“But can it scan ID cards too?”
About four or five years ago, customers started asking us that about our teller check scanners. The question had come up occasionally before, but around 2018 to 2019, suddenly it was everywhere.
Today, ID card capture is a big enough deal that we include it in virtually all our new models – but why the overnight surge in interest? What’s so different about it now that it’s more important than it was a few years ago? To answer that, let’s take a quick look at what the “new” generation of ID scanning is – and what it isn’t.
The biggest current benefit of ID capture? (It has nothing to do with security.)
Most people’s first instinct when ID capture is mentioned alongside bank transactions is that it must be part of a new high-tech security measure. Maybe the scanner will take your name and address and run them through a database, or at minimum, it’ll validate the physical features to make sure it’s not a fake – right?
The reality is that while all that sounds neat, most banks aren’t using ID card scanning that way yet because of cost and time considerations (more about that later). But one thing they CAN use it for is filling in forms using information captured from the card, and that’s proven to be a big time-saver. For lengthy, repetitive tasks such as account openings, loan originations, CD setups, and the like, it can significantly cut down the time needed to complete an interaction.
Because of that, ID scanning has begun to find a productive home in an unexpected place: not at the teller window, but at the personal banker desks off to the side of the branch, where most of those complex transactions tend to happen. And perhaps just as surprisingly, it’s not the standard batch feed scanners that are popping up there, but the smaller single-feed models that are better known as remote deposit capture devices.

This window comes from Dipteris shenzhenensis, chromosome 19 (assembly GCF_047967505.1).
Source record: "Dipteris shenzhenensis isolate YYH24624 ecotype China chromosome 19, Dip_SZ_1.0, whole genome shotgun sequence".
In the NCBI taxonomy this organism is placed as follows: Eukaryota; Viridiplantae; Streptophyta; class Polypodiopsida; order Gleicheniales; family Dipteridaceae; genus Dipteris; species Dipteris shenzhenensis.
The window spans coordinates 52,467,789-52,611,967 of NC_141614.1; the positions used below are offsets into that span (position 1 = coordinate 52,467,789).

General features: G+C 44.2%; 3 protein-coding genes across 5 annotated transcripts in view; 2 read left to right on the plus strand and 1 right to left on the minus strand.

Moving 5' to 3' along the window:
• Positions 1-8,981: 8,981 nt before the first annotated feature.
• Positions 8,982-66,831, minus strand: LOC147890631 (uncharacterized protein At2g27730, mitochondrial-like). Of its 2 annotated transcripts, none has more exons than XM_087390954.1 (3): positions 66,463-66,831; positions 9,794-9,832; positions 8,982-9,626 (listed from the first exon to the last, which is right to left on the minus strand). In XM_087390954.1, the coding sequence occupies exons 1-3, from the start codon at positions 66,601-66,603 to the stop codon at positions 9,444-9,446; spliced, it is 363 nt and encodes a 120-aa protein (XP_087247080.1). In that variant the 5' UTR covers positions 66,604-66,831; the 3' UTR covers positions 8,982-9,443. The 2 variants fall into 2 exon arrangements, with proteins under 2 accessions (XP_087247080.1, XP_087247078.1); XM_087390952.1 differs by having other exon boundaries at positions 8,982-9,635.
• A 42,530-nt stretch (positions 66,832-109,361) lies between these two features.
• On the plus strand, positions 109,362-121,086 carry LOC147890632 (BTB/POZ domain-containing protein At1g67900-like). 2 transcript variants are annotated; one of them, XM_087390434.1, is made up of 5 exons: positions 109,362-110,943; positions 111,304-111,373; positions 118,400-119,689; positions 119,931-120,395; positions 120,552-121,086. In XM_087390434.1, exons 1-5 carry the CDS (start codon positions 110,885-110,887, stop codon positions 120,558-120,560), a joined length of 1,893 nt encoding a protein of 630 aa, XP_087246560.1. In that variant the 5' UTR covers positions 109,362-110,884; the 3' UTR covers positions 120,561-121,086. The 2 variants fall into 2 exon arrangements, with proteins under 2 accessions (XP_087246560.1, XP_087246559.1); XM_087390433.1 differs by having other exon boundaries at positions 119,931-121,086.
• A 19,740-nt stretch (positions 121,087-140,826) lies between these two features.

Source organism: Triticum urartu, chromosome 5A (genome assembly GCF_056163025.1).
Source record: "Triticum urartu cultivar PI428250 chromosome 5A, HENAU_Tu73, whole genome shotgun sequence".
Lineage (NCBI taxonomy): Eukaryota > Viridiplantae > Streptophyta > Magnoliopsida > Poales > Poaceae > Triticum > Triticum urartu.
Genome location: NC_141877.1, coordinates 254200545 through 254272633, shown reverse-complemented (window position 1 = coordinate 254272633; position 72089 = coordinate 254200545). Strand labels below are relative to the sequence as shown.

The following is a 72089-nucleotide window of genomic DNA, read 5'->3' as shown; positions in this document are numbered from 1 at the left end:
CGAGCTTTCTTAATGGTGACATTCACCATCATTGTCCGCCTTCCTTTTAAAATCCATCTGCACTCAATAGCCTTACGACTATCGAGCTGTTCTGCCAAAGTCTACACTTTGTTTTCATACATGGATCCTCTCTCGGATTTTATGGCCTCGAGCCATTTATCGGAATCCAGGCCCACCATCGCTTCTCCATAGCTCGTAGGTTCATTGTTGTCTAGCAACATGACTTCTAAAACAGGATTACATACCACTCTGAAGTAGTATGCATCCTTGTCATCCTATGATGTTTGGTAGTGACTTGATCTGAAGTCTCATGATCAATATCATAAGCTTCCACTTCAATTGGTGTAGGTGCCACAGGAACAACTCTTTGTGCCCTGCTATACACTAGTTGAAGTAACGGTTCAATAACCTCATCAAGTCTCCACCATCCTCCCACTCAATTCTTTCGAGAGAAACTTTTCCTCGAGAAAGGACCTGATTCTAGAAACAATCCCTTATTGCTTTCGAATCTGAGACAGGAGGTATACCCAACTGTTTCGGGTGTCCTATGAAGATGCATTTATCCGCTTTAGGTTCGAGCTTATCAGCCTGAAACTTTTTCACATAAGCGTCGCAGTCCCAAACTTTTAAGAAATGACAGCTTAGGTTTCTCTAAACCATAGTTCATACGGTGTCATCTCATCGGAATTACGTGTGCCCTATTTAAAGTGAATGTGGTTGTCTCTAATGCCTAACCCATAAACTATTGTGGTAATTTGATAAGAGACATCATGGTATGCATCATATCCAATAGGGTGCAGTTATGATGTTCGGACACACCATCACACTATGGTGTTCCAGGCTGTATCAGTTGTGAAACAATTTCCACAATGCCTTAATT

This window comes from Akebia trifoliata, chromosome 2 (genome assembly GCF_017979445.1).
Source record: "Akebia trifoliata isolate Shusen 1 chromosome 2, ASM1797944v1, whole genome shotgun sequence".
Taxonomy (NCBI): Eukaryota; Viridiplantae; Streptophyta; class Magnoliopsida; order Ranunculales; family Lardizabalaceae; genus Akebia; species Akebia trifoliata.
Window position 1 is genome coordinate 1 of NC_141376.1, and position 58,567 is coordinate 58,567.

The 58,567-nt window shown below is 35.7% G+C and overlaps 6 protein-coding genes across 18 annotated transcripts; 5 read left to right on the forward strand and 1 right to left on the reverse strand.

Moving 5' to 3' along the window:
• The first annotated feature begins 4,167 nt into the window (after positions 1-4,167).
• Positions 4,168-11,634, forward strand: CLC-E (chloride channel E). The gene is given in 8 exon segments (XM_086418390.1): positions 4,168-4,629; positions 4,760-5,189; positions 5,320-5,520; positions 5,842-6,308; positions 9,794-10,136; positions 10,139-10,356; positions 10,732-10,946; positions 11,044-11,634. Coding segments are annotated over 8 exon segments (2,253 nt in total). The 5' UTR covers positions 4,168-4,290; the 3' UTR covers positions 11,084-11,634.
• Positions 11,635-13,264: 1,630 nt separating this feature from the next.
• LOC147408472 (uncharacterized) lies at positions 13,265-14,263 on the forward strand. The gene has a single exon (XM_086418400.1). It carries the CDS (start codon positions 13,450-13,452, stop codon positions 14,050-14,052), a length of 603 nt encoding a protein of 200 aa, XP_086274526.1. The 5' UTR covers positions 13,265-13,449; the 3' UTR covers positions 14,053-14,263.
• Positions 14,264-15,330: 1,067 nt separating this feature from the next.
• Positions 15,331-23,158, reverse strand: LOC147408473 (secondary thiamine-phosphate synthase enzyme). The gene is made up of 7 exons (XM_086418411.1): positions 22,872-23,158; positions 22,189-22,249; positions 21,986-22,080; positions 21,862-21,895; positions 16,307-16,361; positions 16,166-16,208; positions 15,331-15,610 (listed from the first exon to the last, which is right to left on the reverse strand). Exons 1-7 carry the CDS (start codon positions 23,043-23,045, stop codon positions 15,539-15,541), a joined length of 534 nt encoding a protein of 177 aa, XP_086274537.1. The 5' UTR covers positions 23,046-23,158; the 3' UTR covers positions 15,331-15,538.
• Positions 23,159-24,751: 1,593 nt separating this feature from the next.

What makes this unusual pairing work? Well, when you think about the process of, say, opening a new account, it typically involves processing the customer’s ID and possibly one or two checks or internal deposit slips, so a batch feed scanner would be overkill. At the same time, the existing workflow for that transaction might still involve many other devices: A flatbed scanner, a photocopier, a signature pad, and yes, a check scanner – and these will often be located in other parts of the branch, meaning the banker has to get up and walk over to them before continuing.
The bottom line is that an inexpensive single-feed check scanner at a personal banker’s desk can often replace one or more other devices, on top of shaving minutes of time off complex transactions. Not only is it an operational win, but the customers tend to appreciate it too.
An anti-fraud enhancement? Maybe, but not the way you think!
So, back to the big question: What about running validation on a scanned ID as a “due diligence act” in compliance with federal Know Your Customer (KYC) anti-fraud measures?
That was the first thing that most banks used to ask us about, and some have tried it. But the truth is, what’s technically possible and what’s practical for your typical transaction are not the same thing. TV crime dramas have made it seem like running detailed background checks is easy and instantaneous, but it doesn’t work that way in the real world. So you’ve scanned the information from someone’s ID – the rest doesn’t just happen automatically. Whose database are you going to run it through, and how are you going to do it?
The answer is that you’re going to need to hire a third-party service to do the actual checking, and it’s neither easy nor inexpensive. (One major bank reported it would have also cost them $10 million up front plus $2 million in annual licensing fees to implement!) Pinging external services, such as a state database to make sure a driver’s license is valid, can take anywhere from 30 seconds to a couple minutes, and it can cost up to $1.50 per request – making it both time- and cost-prohibitive for your run-of-the mill teller transactions. There is a time and a place for this kind of validation, but doing it every time would add hundreds or even thousands of dollars per day to the operating cost of each branch.
Some banks have taken a selective approach to ID scanning, like using it only for high-value transactions such as a $10,000 cashier’s check. But even then, the number of false positives has rendered it a mixed bag when the customer experience is considered. In summary, doing a full validation is possible, and it’s not to say there won’t be a practical way to do it, eventually – but for now, it’s a niche use case.